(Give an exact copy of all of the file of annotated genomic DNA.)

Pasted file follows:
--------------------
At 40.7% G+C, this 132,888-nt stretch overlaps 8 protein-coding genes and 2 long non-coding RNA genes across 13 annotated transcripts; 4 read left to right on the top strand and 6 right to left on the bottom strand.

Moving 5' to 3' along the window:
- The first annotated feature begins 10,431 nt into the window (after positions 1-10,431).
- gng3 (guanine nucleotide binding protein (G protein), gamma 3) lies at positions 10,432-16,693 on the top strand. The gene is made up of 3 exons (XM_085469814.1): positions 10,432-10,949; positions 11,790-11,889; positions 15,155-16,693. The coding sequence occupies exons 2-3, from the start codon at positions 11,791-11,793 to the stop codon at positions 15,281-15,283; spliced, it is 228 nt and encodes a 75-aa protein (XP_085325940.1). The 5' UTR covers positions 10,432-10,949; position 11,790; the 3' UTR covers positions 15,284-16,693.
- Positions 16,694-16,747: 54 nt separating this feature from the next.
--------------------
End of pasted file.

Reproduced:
At 40.7% G+C, this 132,888-nt stretch overlaps 8 protein-coding genes and 2 long non-coding RNA genes across 13 annotated transcripts; 4 read left to right on the top strand and 6 right to left on the bottom strand.

Moving 5' to 3' along the window:
- The first annotated feature begins 10,431 nt into the window (after positions 1-10,431).
- gng3 (guanine nucleotide binding protein (G protein), gamma 3) lies at positions 10,432-16,693 on the top strand. The gene is made up of 3 exons (XM_085469814.1): positions 10,432-10,949; positions 11,790-11,889; positions 15,155-16,693. The coding sequence occupies exons 2-3, from the start codon at positions 11,791-11,793 to the stop codon at positions 15,281-15,283; spliced, it is 228 nt and encodes a 75-aa protein (XP_085325940.1). The 5' UTR covers positions 10,432-10,949; position 11,790; the 3' UTR covers positions 15,284-16,693.
- Positions 16,694-16,747: 54 nt separating this feature from the next.